Attorney General introduces OK2SAY Program

Attorney General introduces OK2SAY Program

SAGINAW – Attorney General Bill Schuette today joined Saginaw Superintendent Nathaniel McClain, Saginaw Arts and Sciences Academy Principal Priscilla Arocha-Roby, Michigan State Police Tri-City Post Commander David Simon and students at the Saginaw Arts and Sciences Academy to promote the Michigan OK2SAY program.

OK2SAY is a student safety initiative available to Michigan students in grades K-12 and enables students to confidentially report potential harm or criminal activities aimed at students, teachers, staff or other school employees. During the 2014-15 school year, the first year of OK2SAY, more than 1,400 tips were submitted by students across the State of Michigan. Most tips were related to bullying, cyber bullying and suicide, other tips included reporting drug use, weapon possession or assault.

“One year into the OK2SAY program and we are already making a difference,” said Attorney General Bill Schuette. “I think everyone agrees that saving one student’s life makes this program a success and worthy of our continued commitment to our students.”

“No child should ever come to school feeling unsafe,” said SASA Principal Priscilla Arocha-Roby “I was happy to have the Attorney General and the OK2SAY program visit our school to help continue our commitment to a bully-free environment.”

OK2SAY is operated through a partnership between the Department of Attorney General, Michigan State Police, state agencies, schools, parents, law enforcement, and community leaders. 

OK2SAY discourages the persistent culture of silence among students who fear reporting threatening behavior is intrusive and could lead to retaliation or result in stigmatization for the tipster.  According to the U.S. Secret Service, for 81% of violent incidents in U.S. schools, someone other than the attacker had knowledge of the attacker’s plan but failed to report it.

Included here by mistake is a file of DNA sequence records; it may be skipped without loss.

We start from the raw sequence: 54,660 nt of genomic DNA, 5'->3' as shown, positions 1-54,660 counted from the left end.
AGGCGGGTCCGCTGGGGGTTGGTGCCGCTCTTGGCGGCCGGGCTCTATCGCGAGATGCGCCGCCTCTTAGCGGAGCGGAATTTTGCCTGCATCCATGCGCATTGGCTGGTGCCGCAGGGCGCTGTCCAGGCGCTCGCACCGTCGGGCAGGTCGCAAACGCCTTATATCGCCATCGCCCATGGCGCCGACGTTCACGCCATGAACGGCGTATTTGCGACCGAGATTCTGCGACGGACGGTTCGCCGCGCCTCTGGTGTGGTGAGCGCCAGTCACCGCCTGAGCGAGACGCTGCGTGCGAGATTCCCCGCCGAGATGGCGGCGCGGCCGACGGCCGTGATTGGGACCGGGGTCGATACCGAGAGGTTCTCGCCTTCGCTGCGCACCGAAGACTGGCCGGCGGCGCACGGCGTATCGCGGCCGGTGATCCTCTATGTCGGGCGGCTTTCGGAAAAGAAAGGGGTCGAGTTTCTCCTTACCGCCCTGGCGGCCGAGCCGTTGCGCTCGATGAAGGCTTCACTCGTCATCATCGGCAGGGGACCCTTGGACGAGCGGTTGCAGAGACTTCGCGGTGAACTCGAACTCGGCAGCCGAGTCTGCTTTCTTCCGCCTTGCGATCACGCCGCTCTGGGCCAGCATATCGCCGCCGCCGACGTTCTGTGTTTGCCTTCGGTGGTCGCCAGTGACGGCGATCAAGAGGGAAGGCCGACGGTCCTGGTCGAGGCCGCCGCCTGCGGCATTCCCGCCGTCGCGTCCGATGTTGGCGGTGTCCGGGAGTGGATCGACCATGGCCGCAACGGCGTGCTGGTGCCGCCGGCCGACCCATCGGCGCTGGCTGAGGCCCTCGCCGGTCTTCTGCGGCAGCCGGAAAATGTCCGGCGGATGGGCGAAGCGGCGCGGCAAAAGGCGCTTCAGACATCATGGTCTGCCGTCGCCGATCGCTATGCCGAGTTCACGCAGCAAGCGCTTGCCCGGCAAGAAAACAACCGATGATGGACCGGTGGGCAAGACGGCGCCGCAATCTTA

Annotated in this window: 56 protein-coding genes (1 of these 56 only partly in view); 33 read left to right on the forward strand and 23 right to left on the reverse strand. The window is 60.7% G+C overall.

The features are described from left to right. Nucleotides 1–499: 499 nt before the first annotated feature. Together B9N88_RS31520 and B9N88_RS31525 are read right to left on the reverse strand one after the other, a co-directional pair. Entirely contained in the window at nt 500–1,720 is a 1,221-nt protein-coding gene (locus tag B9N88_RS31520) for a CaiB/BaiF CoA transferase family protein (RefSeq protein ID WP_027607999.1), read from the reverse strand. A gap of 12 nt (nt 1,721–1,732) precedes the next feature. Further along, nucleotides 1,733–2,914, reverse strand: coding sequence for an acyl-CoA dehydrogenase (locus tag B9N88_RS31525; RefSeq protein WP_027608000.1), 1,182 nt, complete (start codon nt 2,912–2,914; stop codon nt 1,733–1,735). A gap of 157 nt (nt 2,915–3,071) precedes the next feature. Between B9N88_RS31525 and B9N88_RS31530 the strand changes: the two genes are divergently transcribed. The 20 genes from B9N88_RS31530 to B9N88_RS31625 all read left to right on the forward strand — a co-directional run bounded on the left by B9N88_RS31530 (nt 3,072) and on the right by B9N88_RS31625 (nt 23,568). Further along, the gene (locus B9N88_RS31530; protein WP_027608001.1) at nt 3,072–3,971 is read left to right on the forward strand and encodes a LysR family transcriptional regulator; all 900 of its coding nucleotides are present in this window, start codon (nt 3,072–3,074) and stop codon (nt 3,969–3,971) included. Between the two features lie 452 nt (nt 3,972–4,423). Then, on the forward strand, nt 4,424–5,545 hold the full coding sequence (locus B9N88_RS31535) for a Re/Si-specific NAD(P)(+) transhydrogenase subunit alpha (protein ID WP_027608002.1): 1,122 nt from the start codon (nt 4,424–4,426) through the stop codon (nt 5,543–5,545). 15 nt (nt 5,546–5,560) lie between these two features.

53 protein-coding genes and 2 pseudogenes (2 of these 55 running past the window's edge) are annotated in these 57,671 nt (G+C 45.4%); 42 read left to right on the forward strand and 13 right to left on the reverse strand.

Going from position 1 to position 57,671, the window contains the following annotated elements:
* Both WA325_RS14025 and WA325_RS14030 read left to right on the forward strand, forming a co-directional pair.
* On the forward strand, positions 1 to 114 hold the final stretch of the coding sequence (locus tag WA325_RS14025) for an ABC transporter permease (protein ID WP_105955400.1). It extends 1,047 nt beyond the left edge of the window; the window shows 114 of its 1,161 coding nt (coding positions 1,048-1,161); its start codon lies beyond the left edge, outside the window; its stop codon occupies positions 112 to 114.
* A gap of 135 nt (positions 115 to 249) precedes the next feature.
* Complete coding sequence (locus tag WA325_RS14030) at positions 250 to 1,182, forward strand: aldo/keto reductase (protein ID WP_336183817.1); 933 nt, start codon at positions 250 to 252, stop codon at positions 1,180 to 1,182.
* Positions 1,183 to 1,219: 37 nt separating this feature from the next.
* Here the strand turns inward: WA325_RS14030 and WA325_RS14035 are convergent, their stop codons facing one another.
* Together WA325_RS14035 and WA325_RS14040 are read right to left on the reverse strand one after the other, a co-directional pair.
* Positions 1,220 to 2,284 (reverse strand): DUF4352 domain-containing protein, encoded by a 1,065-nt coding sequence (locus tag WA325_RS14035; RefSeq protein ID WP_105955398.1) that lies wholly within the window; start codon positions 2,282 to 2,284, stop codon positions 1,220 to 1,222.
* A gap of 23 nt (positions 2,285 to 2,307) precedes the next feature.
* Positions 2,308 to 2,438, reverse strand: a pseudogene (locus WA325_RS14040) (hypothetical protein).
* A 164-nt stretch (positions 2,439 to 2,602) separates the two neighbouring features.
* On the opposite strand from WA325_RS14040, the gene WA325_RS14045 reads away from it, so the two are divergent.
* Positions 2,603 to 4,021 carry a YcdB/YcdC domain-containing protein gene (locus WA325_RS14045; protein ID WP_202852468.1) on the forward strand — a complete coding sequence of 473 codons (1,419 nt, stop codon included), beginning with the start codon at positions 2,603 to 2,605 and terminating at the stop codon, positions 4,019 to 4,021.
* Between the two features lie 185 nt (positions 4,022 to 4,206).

Key features of OK2SAY include:

  • Confidential Reporting: State law protects the confidentiality of the reporter’s identity.  The identity of the reporting party will not be disclosed to local law enforcement, school officials, or the person against whom a tip is offered, unless the reporter voluntarily chooses to disclose his or her identity.  However, to address any false reports to the program, prosecutors do have authority to seek a court order to review records when investigating false reports.
  • Comprehensive Technology: OK2SAY is operational 24 hours a day, seven days a week, every day of the year.  The program accepts tips by phone, text message, email, mobile application, and website form, accessible at mi.gov/ok2say.  Photos, videos and links to additional information are encouraged.
  • Coordinated Intervention: Upon receipt of a tip, specially trained OK2SAY operators at the Michigan State Police address the immediate need and, as necessary, forward the information to the appropriate responding law enforcement agency or organization.  Tips go to schools, local law enforcement agencies, community mental health agencies or the Michigan Department of Health and Human Services.
  • Accountability & Complete Disposition: To ensure tips are acted upon, agencies receiving tips are required to submit outcome reports to the Department of Attorney General.  An annual report on the program’s impact will detail the types and numbers of tips handled throughout the year. The 2014 report is now available on the Attorney General’s website.

OK2SAY has logged tips on a variety of issues involving student safety, including: weapons possession, bullying, substance abuse, and suicide threats.  Schuette noted that other states have had successes with similar programs. 

How to Submit a Tip

Students, teachers, parents, school officials, friends and neighbors can all submit tips, if they are aware of a threat in school.  Tips can be submitted though the following ways:

Call:   8-555-OK2SAY (855-565-2729)

Text:   652729 (OK2SAY) *

Email:  OK2SAY@mi.gov

Mobile App:  Google Play    iTunes

(Information & Photo Courtesy of Bill Schuette’s office)